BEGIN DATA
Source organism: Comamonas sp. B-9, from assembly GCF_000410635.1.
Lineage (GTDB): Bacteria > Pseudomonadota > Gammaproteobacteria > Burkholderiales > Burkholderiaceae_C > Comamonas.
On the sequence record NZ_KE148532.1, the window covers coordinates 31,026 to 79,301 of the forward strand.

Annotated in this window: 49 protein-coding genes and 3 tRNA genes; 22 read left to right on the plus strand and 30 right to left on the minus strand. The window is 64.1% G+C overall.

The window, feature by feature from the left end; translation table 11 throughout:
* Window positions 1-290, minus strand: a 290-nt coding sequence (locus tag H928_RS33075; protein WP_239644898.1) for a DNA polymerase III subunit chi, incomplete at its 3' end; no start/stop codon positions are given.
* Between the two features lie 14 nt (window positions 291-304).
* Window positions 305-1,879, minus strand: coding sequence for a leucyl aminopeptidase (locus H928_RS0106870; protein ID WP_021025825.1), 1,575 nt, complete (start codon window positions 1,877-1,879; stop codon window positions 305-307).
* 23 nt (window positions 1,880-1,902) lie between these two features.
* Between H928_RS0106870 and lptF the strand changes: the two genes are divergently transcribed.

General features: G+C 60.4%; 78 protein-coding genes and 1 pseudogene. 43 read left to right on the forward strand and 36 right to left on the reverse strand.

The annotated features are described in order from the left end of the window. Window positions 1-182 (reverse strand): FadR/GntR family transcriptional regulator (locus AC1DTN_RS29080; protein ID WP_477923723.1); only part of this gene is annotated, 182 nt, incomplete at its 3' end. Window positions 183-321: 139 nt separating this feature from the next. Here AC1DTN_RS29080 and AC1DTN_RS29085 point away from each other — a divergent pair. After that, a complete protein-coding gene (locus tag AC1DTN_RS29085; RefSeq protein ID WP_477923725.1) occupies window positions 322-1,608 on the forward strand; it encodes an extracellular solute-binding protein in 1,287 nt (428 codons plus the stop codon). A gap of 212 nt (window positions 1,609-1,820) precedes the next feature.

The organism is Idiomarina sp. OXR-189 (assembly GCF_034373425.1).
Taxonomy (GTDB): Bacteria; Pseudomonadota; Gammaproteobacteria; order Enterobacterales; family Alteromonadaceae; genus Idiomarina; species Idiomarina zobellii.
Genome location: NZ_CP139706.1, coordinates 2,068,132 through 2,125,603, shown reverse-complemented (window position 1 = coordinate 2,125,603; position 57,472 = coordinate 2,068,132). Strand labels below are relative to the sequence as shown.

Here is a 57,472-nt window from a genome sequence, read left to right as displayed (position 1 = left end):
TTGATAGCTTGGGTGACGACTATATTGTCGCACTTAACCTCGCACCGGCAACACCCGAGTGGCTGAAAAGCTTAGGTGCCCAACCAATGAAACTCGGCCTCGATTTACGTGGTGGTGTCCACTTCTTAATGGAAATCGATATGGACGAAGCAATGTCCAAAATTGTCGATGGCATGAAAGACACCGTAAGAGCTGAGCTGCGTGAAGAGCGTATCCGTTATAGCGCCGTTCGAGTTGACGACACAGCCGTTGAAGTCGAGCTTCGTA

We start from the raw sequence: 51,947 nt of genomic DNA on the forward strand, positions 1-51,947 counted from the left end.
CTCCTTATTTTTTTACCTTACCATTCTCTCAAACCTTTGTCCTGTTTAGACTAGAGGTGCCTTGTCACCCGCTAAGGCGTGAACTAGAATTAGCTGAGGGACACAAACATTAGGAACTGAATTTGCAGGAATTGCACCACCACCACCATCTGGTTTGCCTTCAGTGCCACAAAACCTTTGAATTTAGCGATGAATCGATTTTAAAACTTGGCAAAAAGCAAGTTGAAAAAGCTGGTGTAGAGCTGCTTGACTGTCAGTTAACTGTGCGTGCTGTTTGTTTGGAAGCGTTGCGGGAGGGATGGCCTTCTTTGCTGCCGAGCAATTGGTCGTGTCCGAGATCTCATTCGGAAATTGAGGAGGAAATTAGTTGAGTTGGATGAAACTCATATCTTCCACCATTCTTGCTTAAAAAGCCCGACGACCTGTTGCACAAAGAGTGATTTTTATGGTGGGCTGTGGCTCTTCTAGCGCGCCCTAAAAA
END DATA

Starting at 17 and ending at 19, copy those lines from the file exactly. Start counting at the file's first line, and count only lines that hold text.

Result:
TTGATAGCTTGGGTGACGACTATATTGTCGCACTTAACCTCGCACCGGCAACACCCGAGTGGCTGAAAAGCTTAGGTGCCCAACCAATGAAACTCGGCCTCGATTTACGTGGTGGTGTCCACTTCTTAATGGAAATCGATATGGACGAAGCAATGTCCAAAATTGTCGATGGCATGAAAGACACCGTAAGAGCTGAGCTGCGTGAAGAGCGTATCCGTTATAGCGCCGTTCGAGTTGACGACACAGCCGTTGAAGTCGAGCTTCGTA

We start from the raw sequence: 51,947 nt of genomic DNA on the forward strand, positions 1-51,947 counted from the left end.
CTCCTTATTTTTTTACCTTACCATTCTCTCAAACCTTTGTCCTGTTTAGACTAGAGGTGCCTTGTCACCCGCTAAGGCGTGAACTAGAATTAGCTGAGGGACACAAACATTAGGAACTGAATTTGCAGGAATTGCACCACCACCACCATCTGGTTTGCCTTCAGTGCCACAAAACCTTTGAATTTAGCGATGAATCGATTTTAAAACTTGGCAAAAAGCAAGTTGAAAAAGCTGGTGTAGAGCTGCTTGACTGTCAGTTAACTGTGCGTGCTGTTTGTTTGGAAGCGTTGCGGGAGGGATGGCCTTCTTTGCTGCCGAGCAATTGGTCGTGTCCGAGATCTCATTCGGAAATTGAGGAGGAAATTAGTTGAGTTGGATGAAACTCATATCTTCCACCATTCTTGCTTAAAAAGCCCGACGACCTGTTGCACAAAGAGTGATTTTTATGGTGGGCTGTGGCTCTTCTAGCGCGCCCTAAAAA